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Romantic opera in three acts and an epilogue, op 45 (1974)
Libretto by Jaan Kross
Based on the play by Edmond Rostand

Estonian National Opera Symphony Orchestra and Chorus/Paul Mägi

Cyrano de Bergerac, poet and cadet - Sauli Tiilikainen (baritone)
Roxane, Cyrano's cousin - Mia Huhta (soprano)
Christian de Neuvillette, a young cadet - Mati Kõrts (tenor)
Count de Guiche - Jassi Zahharov (baritone)

Roxane's duenna - Riina Airenne (mezzo-soprano)
Captain Castel-Jaloux, commander of the Gascon company, Cyrano's friend - Rauno Elp (baritone)
Ragueneau, baker and poet - Juhan Tralla (tenor)
Lise, his wife - Margit Saulep (soprano)
The Friar - Ivo Kuusk (tenor)
Three tattered poets - Väino Karo (tenor), Priit Kruusement (baritone), Ain Anger (bass)
Two cadets - Mart Madiste (tenor), Märt Jakobson (bariton)
Two sentinels - Ants Kollo (tenor), Priit Kruusement (bariton)

CPO 999 832-2 [Recorded Tallinn, 2000. TT: 1 hr:48 mins]

Prompted to explore this Estonian opera by the recent receipt for review of CDs by contemporary Estonian composers, one's first reaction is surprise that so ideal a subject hadn't been set as an opera before! The second is surprise that it hadn't established itself in the UK opera repertoire long ago.

The story of Cyrano de Bergerac is clear and familiar and in this realisation is is duly affecting and not too wordy. Eino Tamberg (b.1930) is famous in his own country but still likely to be a new name to many readers.

His music is always apt to the moment in the drama, expressive without drawing attention to its cleverness, in a sophisticated neo-romantic idiom which will trouble no-one yet keeps you listening intently to its subtleties. The protagonists are characterised in the scoring and interact in a way that makes singing seem the right medium for conversation. The pacing is perfect and the whole tragic love story is encompassed in under two hours music; just right.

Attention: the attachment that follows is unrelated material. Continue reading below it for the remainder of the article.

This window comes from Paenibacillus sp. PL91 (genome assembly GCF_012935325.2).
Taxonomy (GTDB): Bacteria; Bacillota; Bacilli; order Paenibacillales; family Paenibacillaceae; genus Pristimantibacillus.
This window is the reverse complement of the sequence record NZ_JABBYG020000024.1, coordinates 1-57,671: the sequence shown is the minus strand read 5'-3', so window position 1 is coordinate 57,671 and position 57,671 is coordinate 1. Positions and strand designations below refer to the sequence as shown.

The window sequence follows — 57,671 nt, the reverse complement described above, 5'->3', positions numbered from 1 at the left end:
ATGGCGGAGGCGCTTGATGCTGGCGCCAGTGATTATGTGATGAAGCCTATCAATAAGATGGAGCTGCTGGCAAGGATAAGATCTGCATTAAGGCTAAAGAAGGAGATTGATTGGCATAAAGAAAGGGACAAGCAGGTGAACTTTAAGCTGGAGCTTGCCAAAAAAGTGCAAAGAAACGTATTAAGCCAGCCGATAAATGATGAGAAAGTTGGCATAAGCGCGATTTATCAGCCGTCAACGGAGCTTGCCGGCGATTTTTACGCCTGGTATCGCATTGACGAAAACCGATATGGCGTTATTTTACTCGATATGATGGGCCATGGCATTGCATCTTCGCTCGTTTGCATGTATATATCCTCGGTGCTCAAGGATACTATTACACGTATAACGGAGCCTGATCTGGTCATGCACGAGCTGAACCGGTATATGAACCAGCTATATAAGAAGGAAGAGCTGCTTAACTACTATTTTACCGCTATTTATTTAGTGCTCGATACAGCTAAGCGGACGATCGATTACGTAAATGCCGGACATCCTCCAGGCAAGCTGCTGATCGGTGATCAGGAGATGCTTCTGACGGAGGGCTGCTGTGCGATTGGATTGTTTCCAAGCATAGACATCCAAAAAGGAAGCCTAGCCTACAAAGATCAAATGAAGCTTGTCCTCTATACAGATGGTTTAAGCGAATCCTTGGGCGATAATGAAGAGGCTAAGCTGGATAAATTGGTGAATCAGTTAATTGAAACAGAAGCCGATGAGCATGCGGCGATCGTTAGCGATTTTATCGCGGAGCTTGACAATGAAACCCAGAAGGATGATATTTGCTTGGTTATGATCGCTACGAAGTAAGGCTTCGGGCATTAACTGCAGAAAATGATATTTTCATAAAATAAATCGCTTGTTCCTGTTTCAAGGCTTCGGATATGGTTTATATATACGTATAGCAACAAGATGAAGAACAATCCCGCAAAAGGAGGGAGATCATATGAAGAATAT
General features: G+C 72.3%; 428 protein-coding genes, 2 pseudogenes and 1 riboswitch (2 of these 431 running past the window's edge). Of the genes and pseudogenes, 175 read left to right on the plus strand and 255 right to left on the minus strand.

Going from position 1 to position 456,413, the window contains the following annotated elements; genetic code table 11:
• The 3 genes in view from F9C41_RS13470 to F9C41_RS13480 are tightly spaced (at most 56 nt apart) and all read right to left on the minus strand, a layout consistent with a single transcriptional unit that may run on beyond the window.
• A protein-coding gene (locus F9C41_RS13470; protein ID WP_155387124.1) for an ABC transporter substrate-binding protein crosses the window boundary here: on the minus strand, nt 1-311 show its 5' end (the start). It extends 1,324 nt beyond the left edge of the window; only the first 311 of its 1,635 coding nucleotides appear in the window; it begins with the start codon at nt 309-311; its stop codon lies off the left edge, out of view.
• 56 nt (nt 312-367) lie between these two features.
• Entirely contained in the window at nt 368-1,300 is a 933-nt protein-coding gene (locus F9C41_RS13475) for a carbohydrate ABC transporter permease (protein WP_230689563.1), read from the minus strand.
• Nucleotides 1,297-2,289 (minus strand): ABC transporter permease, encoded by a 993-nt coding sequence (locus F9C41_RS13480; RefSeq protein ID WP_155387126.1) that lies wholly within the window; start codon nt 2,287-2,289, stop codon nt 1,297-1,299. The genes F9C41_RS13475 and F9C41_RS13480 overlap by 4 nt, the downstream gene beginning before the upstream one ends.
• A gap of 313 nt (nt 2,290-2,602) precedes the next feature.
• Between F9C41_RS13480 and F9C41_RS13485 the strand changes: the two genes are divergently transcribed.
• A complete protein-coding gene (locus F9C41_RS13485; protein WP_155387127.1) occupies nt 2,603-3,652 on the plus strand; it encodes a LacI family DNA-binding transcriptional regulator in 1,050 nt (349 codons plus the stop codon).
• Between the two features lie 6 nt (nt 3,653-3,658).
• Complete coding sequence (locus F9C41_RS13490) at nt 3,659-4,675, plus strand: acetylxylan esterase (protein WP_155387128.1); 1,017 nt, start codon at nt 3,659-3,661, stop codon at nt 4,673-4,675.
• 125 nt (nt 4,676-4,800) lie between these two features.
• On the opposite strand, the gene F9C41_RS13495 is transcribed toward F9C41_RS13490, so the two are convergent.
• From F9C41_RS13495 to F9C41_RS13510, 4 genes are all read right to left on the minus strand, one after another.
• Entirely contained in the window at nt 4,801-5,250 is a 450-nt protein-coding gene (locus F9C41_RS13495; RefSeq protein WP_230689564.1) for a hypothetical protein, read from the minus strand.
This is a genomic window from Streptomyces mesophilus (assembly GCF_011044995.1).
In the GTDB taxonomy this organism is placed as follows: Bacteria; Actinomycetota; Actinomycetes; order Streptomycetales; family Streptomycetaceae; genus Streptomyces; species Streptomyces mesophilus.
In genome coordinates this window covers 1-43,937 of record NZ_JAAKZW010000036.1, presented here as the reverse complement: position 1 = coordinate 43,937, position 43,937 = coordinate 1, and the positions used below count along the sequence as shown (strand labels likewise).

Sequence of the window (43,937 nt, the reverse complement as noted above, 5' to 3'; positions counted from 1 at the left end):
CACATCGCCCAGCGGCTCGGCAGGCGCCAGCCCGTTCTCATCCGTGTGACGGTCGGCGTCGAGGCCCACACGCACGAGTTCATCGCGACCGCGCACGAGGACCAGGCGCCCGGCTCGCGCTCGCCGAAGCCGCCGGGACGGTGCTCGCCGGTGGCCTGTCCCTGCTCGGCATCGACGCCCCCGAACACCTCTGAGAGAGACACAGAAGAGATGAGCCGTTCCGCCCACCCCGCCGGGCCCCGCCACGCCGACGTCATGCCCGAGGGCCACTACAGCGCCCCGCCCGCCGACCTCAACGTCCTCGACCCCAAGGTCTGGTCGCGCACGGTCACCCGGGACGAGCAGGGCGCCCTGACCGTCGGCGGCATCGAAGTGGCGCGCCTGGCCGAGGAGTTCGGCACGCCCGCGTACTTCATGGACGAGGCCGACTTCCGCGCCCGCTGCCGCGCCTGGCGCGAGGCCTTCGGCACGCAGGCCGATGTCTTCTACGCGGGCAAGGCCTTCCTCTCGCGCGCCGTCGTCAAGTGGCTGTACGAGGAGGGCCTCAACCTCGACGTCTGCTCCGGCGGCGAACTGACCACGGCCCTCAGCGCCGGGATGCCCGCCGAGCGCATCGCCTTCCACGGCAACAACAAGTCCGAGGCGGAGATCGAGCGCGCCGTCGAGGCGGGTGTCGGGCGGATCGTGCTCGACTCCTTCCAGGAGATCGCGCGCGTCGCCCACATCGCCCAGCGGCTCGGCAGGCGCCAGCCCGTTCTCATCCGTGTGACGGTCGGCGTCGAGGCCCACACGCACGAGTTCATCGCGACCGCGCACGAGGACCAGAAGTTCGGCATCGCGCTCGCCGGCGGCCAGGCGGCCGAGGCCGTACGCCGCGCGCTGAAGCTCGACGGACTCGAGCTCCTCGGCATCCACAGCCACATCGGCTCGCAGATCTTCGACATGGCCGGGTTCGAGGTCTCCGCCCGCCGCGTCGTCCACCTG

The 'elite singers from neighbouring Finland' all acquit themselves impressively, my only slight caveat that at times the coloratura soprano Mia Huhta is tested by Roxane's tessitura; it is a part for an exceptional artist like Claron McFadden. But no problem really; parallel texts are provided and one comes to relish the beauties of the Nordic language. The excellent Symphony Orchestra of the Estonian National Opera under Paul Mägi gives pointed support throughout and all in all this is a release which confirms that we ignore opera from the far north at our peril and to serious loss.

Companies in Britain should be vying to give CYRANO DE BERGERAC its UK premiere; it would suit ideally the Guildhall School of Music and Drama's international post-graduate students, and appeal to the audiences of Opera Holland Park, who are not deterred by a little novelty. (See also my review of Carl Unander-Scharin's King of Fools, and of the peculiar way in which I came across Sallinen's Kullervo.)

To explore Tamberg further, consider the CD previously reviewed of two of his symphonies and the violin concerto (Estonian Radio Symphony Orchestra conducted by Neeme Jarvi and Peeter Lije, with Irina Botschkowa, violin BM-CD 31.9075) received in a batch of Estonian music and which reinforces the good impression made by the opera. Shostakovich and Prokofiev will come to mind, but Tamberg is a man to himself, never dour or flippant, and there is a quality of warmth and avoidance of extremes which will appeal to many listeners.


© Peter Grahame Woolf